Comparative therapeutic efficacy of remdesivir and combination lopinavir, ritonavir, and interferon beta against MERS-CoV. Sheahan TP, Sims AC, Leist SR, Schäfer A, Won J, Brown AJ, Montgomery SA, Hogg A, Babusis D, Clarke MO, Spahn JE, Bauer L, Sellers S, Porter D, Feng JY, Cihlar T, Jordan R, Denison MR, Baric RS. (2020). Nat Commun., 11(1):222..
Sera Antibody Repertoire Analyses Reveal Mechanisms of Broad and Pandemic Strain Neutralizing Responses after Human Norovirus Vaccination. Lindesmith LC, McDaniel JR, Changela A, Verardi R, Kerr SA, Costantini V, Brewer-Jensen PD, Mallory ML, Voss WN, Boutz DR, Blazeck JJ, Ippolito GC, Vinje J, Kwong PD, Georgiou G, Baric RS. (2019). Immunity, 50(6):1530-1541:e8.
Evaluation of a recombination-resistant coronavirus as a broadly applicable, rapidly implementable vaccine platform. Graham RL, Deming DJ, Deming ME, Yount BL, Baric RS. (2018). Commun Biol., 1:179..
Broad-spectrum antiviral GS-5734 inhibits both epidemic and zoonotic coronaviruses. Sheahan TP, Sims AC, Graham RL, Menachery VD, Gralinski LE, Case JB, Leist SR, Pyrc K, Feng JY, Trantcheva I, Bannister R, Park Y, Babusis D, Clarke MO, Mackman RL, Spahn JE, Palmiotti CA, Siegel D, Ray AS, Cihlar T, Jordan R, Denison MR, Baric RS. (2017). Sci Transl Med., 9(396). pii: eaal3653..
MERS-CoV and H5N1 influenza virus antagonize antigen presentation by altering the epigenetic landscape. Menachery VD, Schäfer A, Burnum-Johnson KE, Mitchell HD, Eisfeld AJ, Walters KB, Nicora CD, Purvine SO, Casey CP, Monroe ME, Weitz KK, Stratton KG, Webb-Robertson BM, Gralinski LE, Metz TO, Smith RD, Waters KM, Sims AC, Kawaoka Y, Baric RS (2018). Proceedings of the National Academy of Sciences, 115(5), E1012-E1021.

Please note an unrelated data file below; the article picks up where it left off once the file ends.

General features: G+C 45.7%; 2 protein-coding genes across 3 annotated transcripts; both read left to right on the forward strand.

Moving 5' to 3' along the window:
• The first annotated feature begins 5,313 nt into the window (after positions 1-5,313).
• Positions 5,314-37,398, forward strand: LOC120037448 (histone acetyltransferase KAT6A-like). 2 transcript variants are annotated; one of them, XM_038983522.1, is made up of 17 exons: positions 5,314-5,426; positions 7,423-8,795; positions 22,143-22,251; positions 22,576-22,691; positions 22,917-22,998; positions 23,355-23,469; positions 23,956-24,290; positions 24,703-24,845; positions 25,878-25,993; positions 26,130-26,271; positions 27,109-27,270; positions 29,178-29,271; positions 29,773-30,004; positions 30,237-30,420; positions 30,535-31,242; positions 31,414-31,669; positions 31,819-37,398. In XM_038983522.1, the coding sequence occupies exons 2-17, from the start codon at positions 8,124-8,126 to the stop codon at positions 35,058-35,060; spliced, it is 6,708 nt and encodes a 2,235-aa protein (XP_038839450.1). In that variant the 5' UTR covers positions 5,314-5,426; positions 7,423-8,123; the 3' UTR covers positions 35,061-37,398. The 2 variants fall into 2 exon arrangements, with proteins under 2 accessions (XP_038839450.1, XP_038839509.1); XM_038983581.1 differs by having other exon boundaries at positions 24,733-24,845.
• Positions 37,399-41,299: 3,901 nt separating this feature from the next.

Neutralization mechanism of a highly potent antibody against Zika virus. S Zhang, V Kostyuchenko, T Ng, X Lim, J Ooi, S Lambert, T Tan, D Widman, J Shi, R Baric, S Lok (2016). Nature communications, 7.
SARS-like WIV1-CoV poised for human emergence. V Menachery, B Yount, A Sims, K Debbink, S Agnihothram, L Gralinski, R Graham, T Scobey, J Plante, S Royal, J Swanstrom, T Sheahan, R Pickles, D Corti, S Randell, A Lanzavecchia, W Marasco, R Baric (2016). Proceedings of the National Academy of Sciences of the United States of America.
A SARS-like cluster of circulating bat coronaviruses shows potential for human emergence. V Menachery, B Yount, K Debbink, S Agnihothram, L Gralinski, J Plante, R Graham, T Scobey, X Ge, E Donaldson, S Randell, A Lanzavecchia, W Marasco, Z Shi, R Baric (2015). Nature medicine, 21(12), 1508-13.
Broad Blockade Antibody Responses in Human Volunteers after Immunization with a Multivalent Norovirus VLP Candidate Vaccine: Immunological Analyses from a Phase I Clinical Trial. Lisa Lindesmith, Martin Ferris, Clancy Mullan, Jennifer Ferreira, Kari Debbink, Jesica Swanstrom, Charles Richardson, Robert Goodwin, Frank Baehner, Paul Mendelman, Robert Bargatze, Ralph Baric (2015). PLoS Medicine, 12(3).
Postdoctoral Fellowship, Microbiology, University of Southern California, 1986
PhD, Microbiology, North Carolina State University, 1982
BS, Zoology, North Carolina State University, 1977